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When parents divorce: New study analyzes impact of divorce on kids
Divorce is difficult for all involved, including the children. A new study finds some children may be at an increased risk of stress during the split. These tips can help.
A new study out of Georgetown University in collaboration with the University of Chicago reviews how children handle the divorce of their parents. According to the study, most children do well after a divorce. This is particularly true of children from low and middle income families. However, researchers found that children from high-income families were more likely to experience a negative impact from the split.
More on the study
The study reviewed data collected from over 4,000 children. Every other year starting in 1979, researchers from the National Longitudinal Survey of Youth (NLSY) would contact the mothers of these children and complete a survey. The survey would cover a variety of subject matters, including socio-economic issues, questions about the family structure and both the physical and emotional health of the children.
Researchers from Georgetown and the University of Chicago then analyzed this data. According to a report by the Huffington Post, the researchers were able to determine that children in high-income families were more likely to be impacted by divorce but were unable to pinpoint why. Researchers explain the impact primarily as negative behavioral issues. They also noted that children from families that divorced but eventually remarried generally experienced improvement.
Tips to help kids during a divorce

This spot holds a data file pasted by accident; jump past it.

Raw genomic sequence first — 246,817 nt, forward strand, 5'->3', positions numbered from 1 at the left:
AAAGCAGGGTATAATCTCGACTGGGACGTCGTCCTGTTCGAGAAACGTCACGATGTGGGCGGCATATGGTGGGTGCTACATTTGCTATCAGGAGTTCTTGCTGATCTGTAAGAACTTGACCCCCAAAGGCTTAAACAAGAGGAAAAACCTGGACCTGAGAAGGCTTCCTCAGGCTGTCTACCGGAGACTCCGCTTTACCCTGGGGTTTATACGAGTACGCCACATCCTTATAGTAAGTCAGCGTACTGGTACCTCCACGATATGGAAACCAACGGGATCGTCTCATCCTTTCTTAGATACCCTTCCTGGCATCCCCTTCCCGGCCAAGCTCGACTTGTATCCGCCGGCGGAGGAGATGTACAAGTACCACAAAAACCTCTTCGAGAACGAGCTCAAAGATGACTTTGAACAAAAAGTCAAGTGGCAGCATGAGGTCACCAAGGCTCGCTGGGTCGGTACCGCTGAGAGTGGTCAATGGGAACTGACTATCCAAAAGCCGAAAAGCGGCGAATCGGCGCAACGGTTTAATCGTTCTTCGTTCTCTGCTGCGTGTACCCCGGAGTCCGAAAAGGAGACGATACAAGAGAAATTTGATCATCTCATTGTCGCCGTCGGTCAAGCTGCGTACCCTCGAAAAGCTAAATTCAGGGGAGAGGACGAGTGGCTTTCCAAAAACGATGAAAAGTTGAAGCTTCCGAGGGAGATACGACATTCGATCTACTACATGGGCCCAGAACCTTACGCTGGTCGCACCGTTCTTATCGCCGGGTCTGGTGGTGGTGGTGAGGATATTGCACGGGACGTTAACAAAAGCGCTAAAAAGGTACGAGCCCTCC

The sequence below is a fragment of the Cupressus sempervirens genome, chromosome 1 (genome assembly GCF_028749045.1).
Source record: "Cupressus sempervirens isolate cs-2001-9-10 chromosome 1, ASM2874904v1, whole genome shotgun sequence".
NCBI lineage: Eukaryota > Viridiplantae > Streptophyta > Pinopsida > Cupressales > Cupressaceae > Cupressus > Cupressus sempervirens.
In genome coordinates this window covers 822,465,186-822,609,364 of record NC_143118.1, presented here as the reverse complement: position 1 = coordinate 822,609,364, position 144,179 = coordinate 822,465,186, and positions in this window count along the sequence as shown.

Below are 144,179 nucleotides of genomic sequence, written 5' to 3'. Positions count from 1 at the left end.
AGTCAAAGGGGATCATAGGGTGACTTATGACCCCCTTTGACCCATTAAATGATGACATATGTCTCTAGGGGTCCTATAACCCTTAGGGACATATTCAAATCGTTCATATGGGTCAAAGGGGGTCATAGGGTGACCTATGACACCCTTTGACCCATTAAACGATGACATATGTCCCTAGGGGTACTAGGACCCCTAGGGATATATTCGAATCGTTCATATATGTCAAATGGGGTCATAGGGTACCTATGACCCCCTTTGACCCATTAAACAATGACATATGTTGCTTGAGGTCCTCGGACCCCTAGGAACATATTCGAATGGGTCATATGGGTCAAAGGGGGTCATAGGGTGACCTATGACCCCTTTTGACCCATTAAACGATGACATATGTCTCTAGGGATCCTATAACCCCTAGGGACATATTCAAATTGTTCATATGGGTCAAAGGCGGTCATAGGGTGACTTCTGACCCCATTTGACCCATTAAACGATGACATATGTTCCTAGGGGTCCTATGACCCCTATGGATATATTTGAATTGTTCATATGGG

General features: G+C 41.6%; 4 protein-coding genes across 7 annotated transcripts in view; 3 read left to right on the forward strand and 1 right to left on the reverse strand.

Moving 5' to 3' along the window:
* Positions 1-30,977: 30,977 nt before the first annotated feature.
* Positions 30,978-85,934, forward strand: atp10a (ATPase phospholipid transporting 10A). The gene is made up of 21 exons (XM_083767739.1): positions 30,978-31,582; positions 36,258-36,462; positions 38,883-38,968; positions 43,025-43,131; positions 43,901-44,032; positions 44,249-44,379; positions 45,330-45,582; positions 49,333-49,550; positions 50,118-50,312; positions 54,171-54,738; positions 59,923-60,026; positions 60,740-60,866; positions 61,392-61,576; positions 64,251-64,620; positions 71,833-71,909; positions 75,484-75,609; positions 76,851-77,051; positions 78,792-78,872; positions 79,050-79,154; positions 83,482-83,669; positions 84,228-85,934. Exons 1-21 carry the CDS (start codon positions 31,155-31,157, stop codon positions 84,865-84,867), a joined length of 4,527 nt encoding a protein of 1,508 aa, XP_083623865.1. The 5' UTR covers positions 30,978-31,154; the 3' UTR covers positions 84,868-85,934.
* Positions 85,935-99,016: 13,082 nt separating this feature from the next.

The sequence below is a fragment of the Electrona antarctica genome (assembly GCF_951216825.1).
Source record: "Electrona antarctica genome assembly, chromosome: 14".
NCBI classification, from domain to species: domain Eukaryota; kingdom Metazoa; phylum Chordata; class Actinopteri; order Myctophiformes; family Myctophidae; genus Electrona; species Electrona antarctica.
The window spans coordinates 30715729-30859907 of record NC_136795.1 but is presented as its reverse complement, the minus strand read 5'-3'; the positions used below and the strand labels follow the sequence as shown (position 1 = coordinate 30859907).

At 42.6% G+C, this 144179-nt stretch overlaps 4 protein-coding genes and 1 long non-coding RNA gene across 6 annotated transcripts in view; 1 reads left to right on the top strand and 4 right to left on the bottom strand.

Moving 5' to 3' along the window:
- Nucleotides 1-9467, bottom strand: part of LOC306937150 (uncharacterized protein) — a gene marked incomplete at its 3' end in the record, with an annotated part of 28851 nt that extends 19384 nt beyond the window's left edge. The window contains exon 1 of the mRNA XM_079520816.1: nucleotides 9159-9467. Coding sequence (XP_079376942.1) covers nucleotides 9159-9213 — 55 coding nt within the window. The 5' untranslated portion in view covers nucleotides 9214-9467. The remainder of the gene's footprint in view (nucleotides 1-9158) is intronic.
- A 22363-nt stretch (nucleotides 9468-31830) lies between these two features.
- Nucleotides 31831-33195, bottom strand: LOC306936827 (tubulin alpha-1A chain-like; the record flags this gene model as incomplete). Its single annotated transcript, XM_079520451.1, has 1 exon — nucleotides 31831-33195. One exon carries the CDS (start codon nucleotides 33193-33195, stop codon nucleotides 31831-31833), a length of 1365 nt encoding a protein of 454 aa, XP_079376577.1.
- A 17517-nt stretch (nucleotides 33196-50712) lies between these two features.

It is important for those going through a divorce to keep in mind that children are resilient. Although children can generally handle adversity, a proactive approach during a divorce can help increase their chances of handling the divorce well. According to the American Academy of Child and Adolescent Psychiatry, the following tips can help reduce the level of stress the children experience during the divorce:
- Open discussion. Avoid keeping the divorce a secret or sugar coating the split. Be honest and up front. Be clear that the divorce is not the child’s fault and admit that the process is upsetting for everyone. However, do not use a child as someone to vent to about an ex-spouse. Refrain from discussing the flaws of the child’s other parent.
- Co-parenting. If possible, have a respectful co-parenting relationship with the child’s other parent. Remind the child that both parents are still there for the child, even though they are no longer married to each other.
- Vigilance. Keep an eye on the child. If he or she begins to struggle in school, is suddenly aggressive or shies away from participating when the child was once an active member of various organizations, take note. Discuss the changes with the other parent. Consider reaching out to a counselor or the child’s pediatrician for more guidance on how to address these changes.
Parents going through a divorce are also wise to seek the counsel of an experienced divorce attorney. This legal professional can help to protect your interests and rights while you focus on your children.